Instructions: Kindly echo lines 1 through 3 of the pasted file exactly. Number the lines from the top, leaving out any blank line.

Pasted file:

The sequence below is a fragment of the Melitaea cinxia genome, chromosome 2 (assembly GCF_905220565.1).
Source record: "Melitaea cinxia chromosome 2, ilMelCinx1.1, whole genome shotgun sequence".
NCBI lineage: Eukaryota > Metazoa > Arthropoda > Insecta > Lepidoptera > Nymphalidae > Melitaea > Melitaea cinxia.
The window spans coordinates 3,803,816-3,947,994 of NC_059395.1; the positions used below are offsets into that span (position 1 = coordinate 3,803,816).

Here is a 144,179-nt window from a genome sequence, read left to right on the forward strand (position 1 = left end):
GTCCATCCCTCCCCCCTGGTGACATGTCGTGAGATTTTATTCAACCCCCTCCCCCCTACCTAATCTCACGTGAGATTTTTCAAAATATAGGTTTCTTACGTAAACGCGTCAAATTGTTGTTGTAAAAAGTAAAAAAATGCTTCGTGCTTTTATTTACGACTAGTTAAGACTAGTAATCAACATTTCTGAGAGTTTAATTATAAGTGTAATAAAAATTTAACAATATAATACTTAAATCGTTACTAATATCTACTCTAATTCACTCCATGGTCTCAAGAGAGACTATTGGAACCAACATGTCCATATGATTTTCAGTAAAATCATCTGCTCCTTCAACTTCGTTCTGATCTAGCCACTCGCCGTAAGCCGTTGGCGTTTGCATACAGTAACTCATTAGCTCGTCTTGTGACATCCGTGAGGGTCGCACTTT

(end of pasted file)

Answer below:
The sequence below is a fragment of the Melitaea cinxia genome, chromosome 2 (assembly GCF_905220565.1).
Source record: "Melitaea cinxia chromosome 2, ilMelCinx1.1, whole genome shotgun sequence".
NCBI lineage: Eukaryota > Metazoa > Arthropoda > Insecta > Lepidoptera > Nymphalidae > Melitaea > Melitaea cinxia.